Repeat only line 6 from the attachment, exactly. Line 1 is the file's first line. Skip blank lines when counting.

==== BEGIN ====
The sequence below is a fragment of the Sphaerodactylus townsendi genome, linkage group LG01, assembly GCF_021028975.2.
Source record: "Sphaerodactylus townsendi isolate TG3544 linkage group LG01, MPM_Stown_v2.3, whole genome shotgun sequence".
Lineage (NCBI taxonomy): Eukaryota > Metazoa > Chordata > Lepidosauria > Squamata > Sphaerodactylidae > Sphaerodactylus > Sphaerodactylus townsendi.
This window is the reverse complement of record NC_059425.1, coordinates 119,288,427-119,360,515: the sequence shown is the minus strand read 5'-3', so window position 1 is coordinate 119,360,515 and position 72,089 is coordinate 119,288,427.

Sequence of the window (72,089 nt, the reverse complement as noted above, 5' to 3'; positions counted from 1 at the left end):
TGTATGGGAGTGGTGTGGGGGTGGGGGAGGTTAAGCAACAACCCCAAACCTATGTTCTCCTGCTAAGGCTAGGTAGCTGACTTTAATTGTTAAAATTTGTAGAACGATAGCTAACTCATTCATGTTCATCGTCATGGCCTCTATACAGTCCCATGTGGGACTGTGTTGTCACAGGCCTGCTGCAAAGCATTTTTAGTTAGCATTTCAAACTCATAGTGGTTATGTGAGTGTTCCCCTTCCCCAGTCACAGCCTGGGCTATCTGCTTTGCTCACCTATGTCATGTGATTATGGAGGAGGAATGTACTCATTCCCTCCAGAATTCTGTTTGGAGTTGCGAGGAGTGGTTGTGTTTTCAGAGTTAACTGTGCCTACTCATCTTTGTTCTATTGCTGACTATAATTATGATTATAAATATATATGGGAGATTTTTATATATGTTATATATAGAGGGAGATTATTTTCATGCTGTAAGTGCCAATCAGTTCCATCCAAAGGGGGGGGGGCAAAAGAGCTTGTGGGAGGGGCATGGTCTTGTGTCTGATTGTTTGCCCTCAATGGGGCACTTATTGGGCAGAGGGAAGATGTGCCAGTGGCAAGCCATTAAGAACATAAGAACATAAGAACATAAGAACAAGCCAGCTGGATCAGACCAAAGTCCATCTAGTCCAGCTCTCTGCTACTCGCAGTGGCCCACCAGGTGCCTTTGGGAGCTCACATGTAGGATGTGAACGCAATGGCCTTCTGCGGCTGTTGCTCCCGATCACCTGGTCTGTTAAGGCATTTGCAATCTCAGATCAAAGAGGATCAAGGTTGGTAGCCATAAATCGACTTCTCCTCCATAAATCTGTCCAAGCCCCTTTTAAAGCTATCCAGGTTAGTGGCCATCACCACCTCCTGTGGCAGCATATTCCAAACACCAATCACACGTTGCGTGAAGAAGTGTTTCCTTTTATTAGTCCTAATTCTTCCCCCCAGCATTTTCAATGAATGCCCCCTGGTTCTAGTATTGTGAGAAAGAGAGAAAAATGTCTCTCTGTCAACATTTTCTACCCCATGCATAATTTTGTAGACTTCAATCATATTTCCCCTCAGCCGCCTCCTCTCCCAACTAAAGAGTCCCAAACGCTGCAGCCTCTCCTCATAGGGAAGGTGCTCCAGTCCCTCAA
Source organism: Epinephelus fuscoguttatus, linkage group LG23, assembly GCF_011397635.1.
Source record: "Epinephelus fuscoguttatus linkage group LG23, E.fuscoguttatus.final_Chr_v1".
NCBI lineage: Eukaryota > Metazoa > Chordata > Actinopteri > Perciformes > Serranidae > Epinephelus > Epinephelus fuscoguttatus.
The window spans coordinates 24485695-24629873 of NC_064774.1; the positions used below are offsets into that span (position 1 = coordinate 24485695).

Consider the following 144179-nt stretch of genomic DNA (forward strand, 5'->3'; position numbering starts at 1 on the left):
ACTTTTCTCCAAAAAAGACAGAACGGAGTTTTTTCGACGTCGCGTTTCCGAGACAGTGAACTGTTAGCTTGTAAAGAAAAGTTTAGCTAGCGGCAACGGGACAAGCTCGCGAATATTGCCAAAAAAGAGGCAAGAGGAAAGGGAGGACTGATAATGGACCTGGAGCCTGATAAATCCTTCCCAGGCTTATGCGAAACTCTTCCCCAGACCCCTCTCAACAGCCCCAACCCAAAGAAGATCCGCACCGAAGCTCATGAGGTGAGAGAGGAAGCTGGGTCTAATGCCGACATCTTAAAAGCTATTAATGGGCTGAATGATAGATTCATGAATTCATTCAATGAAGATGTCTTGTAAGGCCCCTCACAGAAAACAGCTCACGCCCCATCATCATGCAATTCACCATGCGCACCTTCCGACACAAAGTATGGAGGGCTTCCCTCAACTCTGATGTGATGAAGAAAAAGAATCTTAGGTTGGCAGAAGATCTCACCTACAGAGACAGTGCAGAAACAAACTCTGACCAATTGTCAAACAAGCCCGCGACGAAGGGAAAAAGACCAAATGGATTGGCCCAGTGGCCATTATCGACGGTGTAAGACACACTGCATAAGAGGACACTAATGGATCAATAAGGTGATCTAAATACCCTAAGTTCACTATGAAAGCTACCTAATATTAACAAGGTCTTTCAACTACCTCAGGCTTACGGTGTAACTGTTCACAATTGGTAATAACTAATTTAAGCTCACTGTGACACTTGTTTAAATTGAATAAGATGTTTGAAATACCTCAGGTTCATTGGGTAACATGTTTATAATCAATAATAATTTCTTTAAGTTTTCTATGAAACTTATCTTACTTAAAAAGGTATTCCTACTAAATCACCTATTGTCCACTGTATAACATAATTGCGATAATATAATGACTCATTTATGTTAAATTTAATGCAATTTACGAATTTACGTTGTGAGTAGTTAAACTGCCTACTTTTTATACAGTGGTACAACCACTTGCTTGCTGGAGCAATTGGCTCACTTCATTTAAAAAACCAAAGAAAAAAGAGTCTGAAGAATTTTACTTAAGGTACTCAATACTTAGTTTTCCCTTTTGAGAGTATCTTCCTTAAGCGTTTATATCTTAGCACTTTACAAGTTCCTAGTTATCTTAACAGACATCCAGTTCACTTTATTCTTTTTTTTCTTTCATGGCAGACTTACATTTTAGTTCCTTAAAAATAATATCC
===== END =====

TGTATGGGAGTGGTGTGGGGGTGGGGGAGGTTAAGCAACAACCCCAAACCTATGTTCTCCTGCTAAGGCTAGGTAGCTGACTTTAATTGTTAAAATTTGTAGAACGATAGCTAACTCATTCATGTTCATCGTCATGGCCTCTATACAGTCCCATGTGGGACTGTGTTGTCACAGGCCTGCTGCAAAGCATTTTTAGTTAGCATTTCAAACTCATAGTGGTTATGTGAGTGTTCCCCTTCCCCAGTCACAGCCTGGGCTATCTGCTTTGCTCACCTATGTCATGTGATTATGGAGGAGGAATGTACTCATTCCCTCCAGAATTCTGTTTGGAGTTGCGAGGAGTGGTTGTGTTTTCAGAGTTAACTGTGCCTACTCATCTTTGTTCTATTGCTGACTATAATTATGATTATAAATATATATGGGAGATTTTTATATATGTTATATATAGAGGGAGATTATTTTCATGCTGTAAGTGCCAATCAGTTCCATCCAAAGGGGGGGGGGCAAAAGAGCTTGTGGGAGGGGCATGGTCTTGTGTCTGATTGTTTGCCCTCAATGGGGCACTTATTGGGCAGAGGGAAGATGTGCCAGTGGCAAGCCATTAAGAACATAAGAACATAAGAACATAAGAACAAGCCAGCTGGATCAGACCAAAGTCCATCTAGTCCAGCTCTCTGCTACTCGCAGTGGCCCACCAGGTGCCTTTGGGAGCTCACATGTAGGATGTGAACGCAATGGCCTTCTGCGGCTGTTGCTCCCGATCACCTGGTCTGTTAAGGCATTTGCAATCTCAGATCAAAGAGGATCAAGGTTGGTAGCCATAAATCGACTTCTCCTCCATAAATCTGTCCAAGCCCCTTTTAAAGCTATCCAGGTTAGTGGCCATCACCACCTCCTGTGGCAGCATATTCCAAACACCAATCACACGTTGCGTGAAGAAGTGTTTCCTTTTATTAGTCCTAATTCTTCCCCCCAGCATTTTCAATGAATGCCCCCTGGTTCTAGTATTGTGAGAAAGAGAGAAAAATGTCTCTCTGTCAACATTTTCTACCCCATGCATAATTTTGTAGACTTCAATCATATTTCCCCTCAGCCGCCTCCTCTCCCAACTAAAGAGTCCCAAACGCTGCAGCCTCTCCTCATAGGGAAGGTGCTCCAGTCCCTCAA